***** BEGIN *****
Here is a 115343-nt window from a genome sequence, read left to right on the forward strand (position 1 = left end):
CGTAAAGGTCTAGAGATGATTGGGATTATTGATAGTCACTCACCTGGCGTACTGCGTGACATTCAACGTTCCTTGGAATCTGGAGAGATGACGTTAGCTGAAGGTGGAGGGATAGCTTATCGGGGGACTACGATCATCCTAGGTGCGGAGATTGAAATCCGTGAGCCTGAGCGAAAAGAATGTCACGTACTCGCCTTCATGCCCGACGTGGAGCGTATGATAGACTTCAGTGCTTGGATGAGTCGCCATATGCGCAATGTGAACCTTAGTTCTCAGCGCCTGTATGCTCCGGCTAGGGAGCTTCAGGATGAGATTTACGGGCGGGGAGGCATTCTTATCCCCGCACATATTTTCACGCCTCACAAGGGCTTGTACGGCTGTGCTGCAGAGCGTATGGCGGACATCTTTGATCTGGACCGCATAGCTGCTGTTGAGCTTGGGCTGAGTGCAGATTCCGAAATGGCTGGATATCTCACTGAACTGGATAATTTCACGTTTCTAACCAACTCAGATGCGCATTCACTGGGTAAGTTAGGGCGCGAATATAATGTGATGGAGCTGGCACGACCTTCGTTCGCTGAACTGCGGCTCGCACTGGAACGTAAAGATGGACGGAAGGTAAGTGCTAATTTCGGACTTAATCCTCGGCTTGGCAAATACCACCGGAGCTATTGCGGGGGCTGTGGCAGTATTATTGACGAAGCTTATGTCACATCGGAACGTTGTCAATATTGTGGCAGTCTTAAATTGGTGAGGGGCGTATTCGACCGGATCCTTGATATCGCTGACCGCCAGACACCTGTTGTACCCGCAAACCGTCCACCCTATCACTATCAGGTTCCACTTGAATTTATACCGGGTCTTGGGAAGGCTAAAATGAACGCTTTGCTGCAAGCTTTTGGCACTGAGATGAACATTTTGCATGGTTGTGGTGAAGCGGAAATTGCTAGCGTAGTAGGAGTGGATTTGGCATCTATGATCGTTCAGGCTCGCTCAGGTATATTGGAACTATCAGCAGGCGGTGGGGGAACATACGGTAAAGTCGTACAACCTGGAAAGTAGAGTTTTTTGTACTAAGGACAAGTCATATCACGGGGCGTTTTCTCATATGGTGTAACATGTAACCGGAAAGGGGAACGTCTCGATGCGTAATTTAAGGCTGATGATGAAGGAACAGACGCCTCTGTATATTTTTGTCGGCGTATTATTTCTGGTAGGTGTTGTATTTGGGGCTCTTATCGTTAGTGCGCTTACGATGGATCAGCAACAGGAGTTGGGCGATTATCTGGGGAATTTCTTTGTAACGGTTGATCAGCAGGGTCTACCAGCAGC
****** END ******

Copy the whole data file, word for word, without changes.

Here is a 115343-nt window from a genome sequence, read left to right on the forward strand (position 1 = left end):
CGTAAAGGTCTAGAGATGATTGGGATTATTGATAGTCACTCACCTGGCGTACTGCGTGACATTCAACGTTCCTTGGAATCTGGAGAGATGACGTTAGCTGAAGGTGGAGGGATAGCTTATCGGGGGACTACGATCATCCTAGGTGCGGAGATTGAAATCCGTGAGCCTGAGCGAAAAGAATGTCACGTACTCGCCTTCATGCCCGACGTGGAGCGTATGATAGACTTCAGTGCTTGGATGAGTCGCCATATGCGCAATGTGAACCTTAGTTCTCAGCGCCTGTATGCTCCGGCTAGGGAGCTTCAGGATGAGATTTACGGGCGGGGAGGCATTCTTATCCCCGCACATATTTTCACGCCTCACAAGGGCTTGTACGGCTGTGCTGCAGAGCGTATGGCGGACATCTTTGATCTGGACCGCATAGCTGCTGTTGAGCTTGGGCTGAGTGCAGATTCCGAAATGGCTGGATATCTCACTGAACTGGATAATTTCACGTTTCTAACCAACTCAGATGCGCATTCACTGGGTAAGTTAGGGCGCGAATATAATGTGATGGAGCTGGCACGACCTTCGTTCGCTGAACTGCGGCTCGCACTGGAACGTAAAGATGGACGGAAGGTAAGTGCTAATTTCGGACTTAATCCTCGGCTTGGCAAATACCACCGGAGCTATTGCGGGGGCTGTGGCAGTATTATTGACGAAGCTTATGTCACATCGGAACGTTGTCAATATTGTGGCAGTCTTAAATTGGTGAGGGGCGTATTCGACCGGATCCTTGATATCGCTGACCGCCAGACACCTGTTGTACCCGCAAACCGTCCACCCTATCACTATCAGGTTCCACTTGAATTTATACCGGGTCTTGGGAAGGCTAAAATGAACGCTTTGCTGCAAGCTTTTGGCACTGAGATGAACATTTTGCATGGTTGTGGTGAAGCGGAAATTGCTAGCGTAGTAGGAGTGGATTTGGCATCTATGATCGTTCAGGCTCGCTCAGGTATATTGGAACTATCAGCAGGCGGTGGGGGAACATACGGTAAAGTCGTACAACCTGGAAAGTAGAGTTTTTTGTACTAAGGACAAGTCATATCACGGGGCGTTTTCTCATATGGTGTAACATGTAACCGGAAAGGGGAACGTCTCGATGCGTAATTTAAGGCTGATGATGAAGGAACAGACGCCTCTGTATATTTTTGTCGGCGTATTATTTCTGGTAGGTGTTGTATTTGGGGCTCTTATCGTTAGTGCGCTTACGATGGATCAGCAACAGGAGTTGGGCGATTATCTGGGGAATTTCTTTGTAACGGTTGATCAGCAGGGTCTACCAGCAGC